Death at a Distance: The US Air War

According to the residents of Datta Khel, a town in Pakistan’s North Waziristan, three missiles streaked out of Afghanistan’s Pakitka Province and slammed into a madrassa, or Islamic school, this past June. When the smoke cleared, the Asia Times reported, 30 people were dead. The killers were robots, General Atomics MQ-1 Predators. The AGM-114 Hellfire … Continue reading “Death at a Distance: The US Air War”

Kurdish Powder Keg
Primed to Explode

There are few areas in the world more entangled in historical deceit and betrayal than northern Iraq, where the British, the Ottomans, and the Americans have played a deadly game of political chess at the expense of the local Kurds. And now, because of a volatile brew of internal Iraqi and Turkish politics, coupled with … Continue reading “Kurdish Powder Keg
Primed to Explode”

Nostalgic for the Cold War? Good News

The current brouhaha over a U.S. plan to deploy anti-ballistic missiles (ABM) in Poland has nothing to do with a fear that Iran will attack Europe or the U.S. with nuclear-tipped intercontinental ballistic missiles (ICBM). It has a great deal to do with the Bush administration’s efforts to neutralize Russia’s and China’s nuclear deterrents and … Continue reading “Nostalgic for the Cold War? Good News”

Fanning Sectarian Fires
in the Middle East

In 1609, a terrible thing happened: not terrible in the manner that great wars are terrible but in the way that opening Pandora’s Box was terrible. King James I of England discovered that dividing people on the basis of religion worked like a charm, thus sentencing the Irish to almost four centuries of blood and … Continue reading “Fanning Sectarian Fires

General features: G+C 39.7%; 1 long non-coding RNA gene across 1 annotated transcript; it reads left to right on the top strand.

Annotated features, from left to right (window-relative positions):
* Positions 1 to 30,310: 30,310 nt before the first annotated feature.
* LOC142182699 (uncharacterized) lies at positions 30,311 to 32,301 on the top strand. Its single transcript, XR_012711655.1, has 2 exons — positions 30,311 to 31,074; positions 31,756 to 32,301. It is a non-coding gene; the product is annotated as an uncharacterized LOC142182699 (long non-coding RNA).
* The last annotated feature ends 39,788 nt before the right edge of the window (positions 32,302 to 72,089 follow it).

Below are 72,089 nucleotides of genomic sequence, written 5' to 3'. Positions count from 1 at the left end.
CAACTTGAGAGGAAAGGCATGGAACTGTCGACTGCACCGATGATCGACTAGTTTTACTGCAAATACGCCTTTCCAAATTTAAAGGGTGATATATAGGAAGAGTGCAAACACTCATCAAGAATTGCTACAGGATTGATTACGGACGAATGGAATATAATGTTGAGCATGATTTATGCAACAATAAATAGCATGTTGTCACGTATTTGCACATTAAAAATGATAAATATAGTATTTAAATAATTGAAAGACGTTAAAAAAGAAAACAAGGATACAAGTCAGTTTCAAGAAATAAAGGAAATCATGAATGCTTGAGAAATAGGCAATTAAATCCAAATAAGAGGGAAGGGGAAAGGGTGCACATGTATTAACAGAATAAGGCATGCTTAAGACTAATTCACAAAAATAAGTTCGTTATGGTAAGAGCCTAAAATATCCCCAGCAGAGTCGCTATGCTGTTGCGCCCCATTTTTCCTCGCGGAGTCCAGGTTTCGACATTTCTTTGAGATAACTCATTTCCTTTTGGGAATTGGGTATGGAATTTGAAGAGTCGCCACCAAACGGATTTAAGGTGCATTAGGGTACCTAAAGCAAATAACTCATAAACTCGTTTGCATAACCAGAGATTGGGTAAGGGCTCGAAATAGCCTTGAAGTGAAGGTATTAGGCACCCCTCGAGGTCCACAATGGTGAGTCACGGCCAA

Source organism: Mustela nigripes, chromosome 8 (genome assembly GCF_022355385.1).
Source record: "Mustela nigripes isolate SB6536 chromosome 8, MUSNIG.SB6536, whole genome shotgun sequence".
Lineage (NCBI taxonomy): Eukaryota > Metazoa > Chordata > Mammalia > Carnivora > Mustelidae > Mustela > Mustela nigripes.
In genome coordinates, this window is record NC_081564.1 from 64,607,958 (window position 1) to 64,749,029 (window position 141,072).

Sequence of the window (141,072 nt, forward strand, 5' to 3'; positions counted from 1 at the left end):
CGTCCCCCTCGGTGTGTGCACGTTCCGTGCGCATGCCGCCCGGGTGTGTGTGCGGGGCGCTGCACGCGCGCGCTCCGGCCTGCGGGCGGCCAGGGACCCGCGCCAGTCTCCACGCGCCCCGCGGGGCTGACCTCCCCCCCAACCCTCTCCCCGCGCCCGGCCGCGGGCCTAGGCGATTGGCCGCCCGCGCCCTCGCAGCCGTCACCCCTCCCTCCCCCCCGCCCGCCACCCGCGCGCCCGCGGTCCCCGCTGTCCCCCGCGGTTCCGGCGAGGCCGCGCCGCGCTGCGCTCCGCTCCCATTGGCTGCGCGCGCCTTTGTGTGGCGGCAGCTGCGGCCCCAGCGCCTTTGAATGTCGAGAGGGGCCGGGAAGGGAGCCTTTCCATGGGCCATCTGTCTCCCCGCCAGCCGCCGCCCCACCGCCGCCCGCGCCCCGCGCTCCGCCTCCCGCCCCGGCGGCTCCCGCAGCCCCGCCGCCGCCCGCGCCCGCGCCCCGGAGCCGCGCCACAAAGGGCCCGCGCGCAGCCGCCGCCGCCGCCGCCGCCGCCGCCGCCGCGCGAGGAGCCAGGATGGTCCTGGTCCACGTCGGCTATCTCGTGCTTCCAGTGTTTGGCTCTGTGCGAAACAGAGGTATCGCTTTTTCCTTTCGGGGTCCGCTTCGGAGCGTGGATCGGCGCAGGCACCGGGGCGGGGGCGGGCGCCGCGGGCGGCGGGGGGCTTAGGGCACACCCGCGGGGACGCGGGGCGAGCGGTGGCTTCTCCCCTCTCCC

in the Middle East”

The Najaf Massacre: Annotated

As the fables about Saddam Hussein’s weapons of mass destruction and clandestine ties with al-Qaeda began to unravel following the 2003 U.S. invasion of Iraq, the flagship of U.S. news reporting, The New York Times, took itself to task for its failure to challenge its news sources. “Information that was controversial then, and seems questionable … Continue reading “The Najaf Massacre: Annotated”

Iran: Thinking the Unthinkable

Is Israel, supported by the Bush administration, preparing to launch an atomic war against Iran? On Jan. 7, the London Sunday Times claimed that the Israeli government is planning to attack Iran’s uranium enrichment facilities with tactical nuclear weapons. While the Israeli government denies the story, recent statements by top Israeli officials and military figures … Continue reading “Iran: Thinking the Unthinkable”

The Persistence of
Mideast Illusions

The Middle East has always been a place where illusion paves the road to disaster. In 1095, Pope Urban’s religious mania launched the Crusades, the reverberations of which still echo through the region. In 1915, Winston Churchill’s arrogance led to the World War I bloodbath at Gallipoli. In 2003, George Bush’s hubris ignited a spiral … Continue reading “The Persistence of
Mideast Illusions”

Cambodia All Over Again?

In the wake of a United Nations investigation implicating a number of Syrian and Lebanese officials in the assassination of former Lebanese Prime Minister Rafik Hariri, the Bush administration is calling for international sanctions, and leaking dark hints of war. But the United States is already unofficially at war with Syria. For the past six … Continue reading “Cambodia All Over Again?”

The Dragon and the Chrysanthemum

At first glance, the growing tension between China and Japan seems almost inexplicable. Massive anti-Japanese demonstrations in China over events that took place more than half a century ago? A heated exchange filled with mutual threats over an offshore petroleum field that Western oil companies think is not worth exploiting? Have a Shinto shrine and … Continue reading “The Dragon and the Chrysanthemum”